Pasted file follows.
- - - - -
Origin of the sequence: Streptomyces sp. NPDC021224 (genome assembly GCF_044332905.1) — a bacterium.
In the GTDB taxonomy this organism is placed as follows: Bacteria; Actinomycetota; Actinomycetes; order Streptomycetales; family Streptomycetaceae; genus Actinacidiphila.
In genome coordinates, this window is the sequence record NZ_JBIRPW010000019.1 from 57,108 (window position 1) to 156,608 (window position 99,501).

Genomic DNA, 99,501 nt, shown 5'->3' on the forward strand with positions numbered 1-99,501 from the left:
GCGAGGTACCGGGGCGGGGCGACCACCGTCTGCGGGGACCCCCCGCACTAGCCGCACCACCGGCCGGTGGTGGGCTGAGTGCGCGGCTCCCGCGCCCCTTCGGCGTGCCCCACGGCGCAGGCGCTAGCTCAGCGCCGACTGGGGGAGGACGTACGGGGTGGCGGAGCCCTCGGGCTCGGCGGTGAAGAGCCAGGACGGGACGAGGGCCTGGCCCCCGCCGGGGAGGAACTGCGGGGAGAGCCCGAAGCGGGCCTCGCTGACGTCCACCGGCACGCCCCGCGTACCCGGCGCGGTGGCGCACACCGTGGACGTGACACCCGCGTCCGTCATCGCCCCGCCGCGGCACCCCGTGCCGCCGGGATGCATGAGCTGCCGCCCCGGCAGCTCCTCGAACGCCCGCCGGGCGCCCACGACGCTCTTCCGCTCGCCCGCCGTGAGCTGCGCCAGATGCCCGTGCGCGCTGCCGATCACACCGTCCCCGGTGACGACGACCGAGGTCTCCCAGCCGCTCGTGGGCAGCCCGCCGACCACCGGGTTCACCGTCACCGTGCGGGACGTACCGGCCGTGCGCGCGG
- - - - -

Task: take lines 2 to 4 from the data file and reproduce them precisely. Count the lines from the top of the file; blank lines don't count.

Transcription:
In the GTDB taxonomy this organism is placed as follows: Bacteria; Actinomycetota; Actinomycetes; order Streptomycetales; family Streptomycetaceae; genus Actinacidiphila.
In genome coordinates, this window is the sequence record NZ_JBIRPW010000019.1 from 57,108 (window position 1) to 156,608 (window position 99,501).

Genomic DNA, 99,501 nt, shown 5'->3' on the forward strand with positions numbered 1-99,501 from the left: